The Jamie Twidale resignation: another example of RSL Vic’s culture of secrecy
By Leo D’Angelo Fisher
Transparency does not come naturally to the secretive and at times paranoid RSL Victoria leadership. The murky circumstances surrounding the sudden resignation of CEO Jamie Twidale is just the latest example of the state executive’s nothing-to-see here approach to corporate governance.
Twidale’s resignation was reported in the Herald Sun on Saturday August 21 but was not publicly announced by RSL Victoria.
Instead, state president Robert Webster made do with an internal email to sub-branch presidents, secretaries and managers, dated Monday August 23 and seen by Australian Veteran News, which announced that RSL Victoria had “accepted” Twidale’s resignation, which was “effective immediately”.
“I wish to thank Mr Twidale for his achievements over the past two years, including leading us through the pandemic, ensuring financial stability while also increasing and improving the services we offer to veterans and their families,” Webster wrote.
“In particular, we acknowledge his role in establishing the Veteran Services Directorate and his success in modernising business processes.
“Mr Twidale brought a high level of energy and innovation to the role at a critical time for the RSL and we wish him well in his future endeavours.”
This was a particularly effusive commendation given that Twidale had apparently been “stood down” and was “under investigation”, according to media reports in June. Again, there had been no public announcements regarding Twidale’s position at RSL Victoria, not then or since, and scant information for RSL members.
According to a June 20 report by the ABC, Webster sent an all-staff email on the afternoon of Friday June 18 announcing that “an independent investigation has been commissioned by RSL Victoria into matters regarding the chief executive officer”.
"The results of that investigation are being considered by the state executive and additional steps will be taken in accordance with RSL policy and procedures,” Webster wrote in the email.
"We take any concerns regarding staff behaviour extremely seriously and ensure proper processes are followed."
Webster told the ABC it would be inappropriate to make further comment while the investigation was underway, adding that the RSL was committed to providing “a safe, supportive and inclusive workplace”.
Despite these matters being made public – and especially given the implied seriousness of the matters under investigation – RSL Victoria did not feel compelled to clarify or elaborate exactly what Twidale was being investigated for.
Lack of proper process
In an appalling lack of proper process, it having been leaked that Twidale was under investigation, he was simply left hanging. With details of the investigation remaining a closely guarded secret, a hornet’s nest of rumour and innuendo was cracked open.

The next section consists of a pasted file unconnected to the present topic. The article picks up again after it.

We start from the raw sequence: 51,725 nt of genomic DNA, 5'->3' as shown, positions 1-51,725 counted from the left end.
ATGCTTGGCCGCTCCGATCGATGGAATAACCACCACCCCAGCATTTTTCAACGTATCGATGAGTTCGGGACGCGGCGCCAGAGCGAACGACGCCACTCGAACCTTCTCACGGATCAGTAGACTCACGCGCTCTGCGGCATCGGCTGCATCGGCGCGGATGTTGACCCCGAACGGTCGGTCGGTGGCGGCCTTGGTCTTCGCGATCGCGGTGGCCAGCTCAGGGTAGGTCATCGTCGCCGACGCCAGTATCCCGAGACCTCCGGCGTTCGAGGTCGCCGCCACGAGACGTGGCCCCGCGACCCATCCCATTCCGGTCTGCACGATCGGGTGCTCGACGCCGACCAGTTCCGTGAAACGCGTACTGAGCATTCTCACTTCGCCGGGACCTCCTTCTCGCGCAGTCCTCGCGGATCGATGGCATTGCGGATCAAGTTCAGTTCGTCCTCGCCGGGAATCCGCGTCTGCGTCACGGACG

It may have been gossip – never lacking in the internecine machinations of RSL politics in Victoria – that gave rise to the secretive investigation in the first place.
According to an Australian Associated Press report in the Canberra Times, Twidale sought to address posts on veterans’ social media forums about his old dating-app profile which had sought "to embarrass me and call my personal qualities into question".
"The content of the profile is fairly benign but there is a very mild fifty shades of grey tinge to it," Twidale said in a pre-emptive email to staff, noting that the profile was from before he became CEO in 2019.
"I have in the past had an open relationship and yes I had a Tinder profile but no longer do. I am neither embarrassed nor ashamed of anything I have done in my personal life."
Whether Twidale’s patronage of a dating app was the matter under investigation is unknown; whether it was or not it is unlikely that his strategic gambit advanced his standing as CEO. He should never have been placed in that situation in the first place. And RSL Victoria’s members deserved more transparency from the outset: if their CEO was under investigation they were entitled to know why, by whom the investigation was being conducted and the terms under which that investigation took place.
RSL Victoria has a history of secretive deliberations. Whether it’s the aborted sale of Vasey RSL Care, the on-again/off-again Anzac Day march or its position on the royal commission into veteran suicide, what goes on behind closed doors stays behind closed doors, and that tends to be for most of its decision-making.
The Twidale affair is just the latest case in point. And true to its secretive and paranoid disposition, Webster’s email to sub-branch presidents announcing Twidale’s resignation carries the warning: “Sub-Branches are not authorised to speak publicly about this matter.”
If members can’t speak about Twidale’s resignation, then Webster should.
Members have a right to know. What were the allegations faced by Twidale? (Could it actually be that his career has been jeopardised on the basis of a dating-app profile?) Was Twidale suspended or was he on leave? (He couldn’t have been both.) What was the nature of the investigation and was it completed? If so, what were its findings? (This is especially relevant given Webster’s glowing tribute.) And, confidential details aside, was there a settlement involved in Twidale’s departure?
It is hard to imagine a clumsier and more hamfisted instance of corporate governance in the not-for-profit sector. Whether Twidale deserved to be investigated we simply do not have enough information to make such an assessment, but there is no doubt that the RSL Victoria state executive should itself be the subject of a rigorous review into its handling of the unedifying Jamie Twidale affair.
Leo D'Angelo Fisher is a regular columnist and Editor-at-Large at Australian Veteran News. Connect with him on Twitter: @DAngeloFisher.